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A Participatory Approach to Physical Activity Among People with Severe and Persistent Mental Illness

Hoffmann, Kamden (2013) A Participatory Approach to Physical Activity Among People with Severe and Persistent Mental Illness. Doctoral Dissertation, University of Pittsburgh. (Unpublished)

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Abstract

People with severe and persistent mental illness (SPMI) in the U.S. have rates of co-occurring chronic medical illnesses two to three times higher than the general population and a corresponding reduction in life expectancy of 25 years. People with SPMI in the community setting are a vulnerable population, subject to self- and perceived stigma that prevent them from seeking adequate medical care. A majority of early mortality among people with SPMI is related to preventable causes such as cardiovascular diseases and diabetes. Involvement in physical activity has shown to improve the mental and physical health of people with SPMI.
The goal of this dissertation is to explore challenges and prospects in the development of a tailored physical activity intervention for people with SPMI and in a community setting. The data is organized into three manuscripts predicated on an established community-academic partnership that led to the development, design, implementation and evaluation of the intervention through a Community Based Participatory Research (CBPR) approach. Manuscript one is a literature review that examines what is known regarding community-based physical activity interventions and outcomes and mental and physical health outcomes among people with SPMI, identifying critical gaps in the literature. Manuscript two studies the perceived benefits and barriers to physical activity among people with SPMI in the community setting where the intervention took place to provide qualitative evidence for the intervention design. Manuscript three focuses on the community-academic partnership and the development and implementation of a feasibility study focused on the effect of physical activity on the physical and mental health outcomes among people with SPMI in this community setting.
This dissertation brings an innovative approach to recovery in adjunct to pharmaceutical treatments or cognitive approaches. It provides a platform to understand what is required to carry out a community-based intervention with rigor and collaboration. The public health significance of this dissertation is presented in the findings of this research, which suggest that it is paramount to understand the needs of the population, while recognizing that tailoring a physical activity intervention based on these needs to improve the physical and mental health among this vulnerable population has challenges and opportunities for collaboration. Future research, programs, and policy should consider these findings to improve the well-being of people living with SPMI in the U.S. and globally.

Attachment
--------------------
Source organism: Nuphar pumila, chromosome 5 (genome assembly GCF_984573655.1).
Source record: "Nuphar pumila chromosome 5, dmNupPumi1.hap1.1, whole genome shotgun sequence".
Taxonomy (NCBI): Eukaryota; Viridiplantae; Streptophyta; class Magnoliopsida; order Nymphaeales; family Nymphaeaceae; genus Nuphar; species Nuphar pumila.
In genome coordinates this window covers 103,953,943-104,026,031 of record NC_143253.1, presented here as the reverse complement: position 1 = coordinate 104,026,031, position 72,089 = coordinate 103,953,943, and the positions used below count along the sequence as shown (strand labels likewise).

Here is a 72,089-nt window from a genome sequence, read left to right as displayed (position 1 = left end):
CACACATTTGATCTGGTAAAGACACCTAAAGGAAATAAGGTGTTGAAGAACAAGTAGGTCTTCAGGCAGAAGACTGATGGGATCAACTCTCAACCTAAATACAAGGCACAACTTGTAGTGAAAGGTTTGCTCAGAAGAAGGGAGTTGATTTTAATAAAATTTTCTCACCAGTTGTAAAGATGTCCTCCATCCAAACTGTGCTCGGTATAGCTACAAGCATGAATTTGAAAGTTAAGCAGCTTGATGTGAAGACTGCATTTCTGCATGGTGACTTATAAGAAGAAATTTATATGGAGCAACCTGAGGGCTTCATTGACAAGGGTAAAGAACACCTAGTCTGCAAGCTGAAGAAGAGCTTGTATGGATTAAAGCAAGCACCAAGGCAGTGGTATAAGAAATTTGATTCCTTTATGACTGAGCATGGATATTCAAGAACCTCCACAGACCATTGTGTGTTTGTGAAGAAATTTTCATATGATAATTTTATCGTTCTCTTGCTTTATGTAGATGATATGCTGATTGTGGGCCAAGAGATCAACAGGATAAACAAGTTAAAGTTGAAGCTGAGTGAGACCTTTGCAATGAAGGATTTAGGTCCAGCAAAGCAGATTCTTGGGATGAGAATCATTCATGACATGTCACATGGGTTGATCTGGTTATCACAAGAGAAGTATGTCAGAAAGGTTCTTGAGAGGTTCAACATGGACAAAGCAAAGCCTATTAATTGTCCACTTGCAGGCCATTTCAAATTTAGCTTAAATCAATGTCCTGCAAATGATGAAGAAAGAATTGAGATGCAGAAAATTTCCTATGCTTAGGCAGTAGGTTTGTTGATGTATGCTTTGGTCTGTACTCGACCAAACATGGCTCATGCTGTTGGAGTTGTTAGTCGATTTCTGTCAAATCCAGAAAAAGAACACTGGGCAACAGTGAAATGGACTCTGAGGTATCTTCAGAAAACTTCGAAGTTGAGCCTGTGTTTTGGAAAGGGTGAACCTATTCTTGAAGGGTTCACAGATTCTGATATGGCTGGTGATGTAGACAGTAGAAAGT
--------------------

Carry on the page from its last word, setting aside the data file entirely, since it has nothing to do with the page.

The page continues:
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Details

Item Type: University of Pittsburgh ETD
Status: Unpublished
Creators/Authors:
CreatorsEmailPitt UsernameORCID
Hoffmann, Kamdenkdh30@pitt.eduKDH30
ETD Committee:
TitleMemberEmail AddressPitt UsernameORCID
Committee ChairBurke, Jessicajgburke@pitt.eduJGBURKE
Committee MemberRicci, Edmundemricci@pitt.eduEMRICCI
Committee MemberReynolds, CharlesReynoldsCF@upmc.eduCHIPR
Committee MemberJakicic, Johnjjakicic@pitt.eduJJAKICIC
Committee MemberCluss, Patriciaclusspa@upmc.edu
Committee MemberWalnoha, Adrienneawalnoha@chscorp.org
Date: 27 September 2013
Date Type: Publication
Defense Date: 3 June 2013
Approval Date: 27 September 2013
Submission Date: 17 May 2013
Access Restriction: 5 year -- Restrict access to University of Pittsburgh for a period of 5 years.
Number of Pages: 179
Institution: University of Pittsburgh
Schools and Programs: Graduate School of Public Health > Behavioral and Community Health Sciences
Degree: PhD - Doctor of Philosophy
Thesis Type: Doctoral Dissertation
Refereed: Yes
Uncontrolled Keywords: Community Based Participatory Research Physical Activity Severe and Persistent Mental Illness
Date Deposited: 27 Sep 2013 15:19
Last Modified: 01 Jul 2018 05:15
URI: http://d-scholarship.pitt.edu/id/eprint/17726

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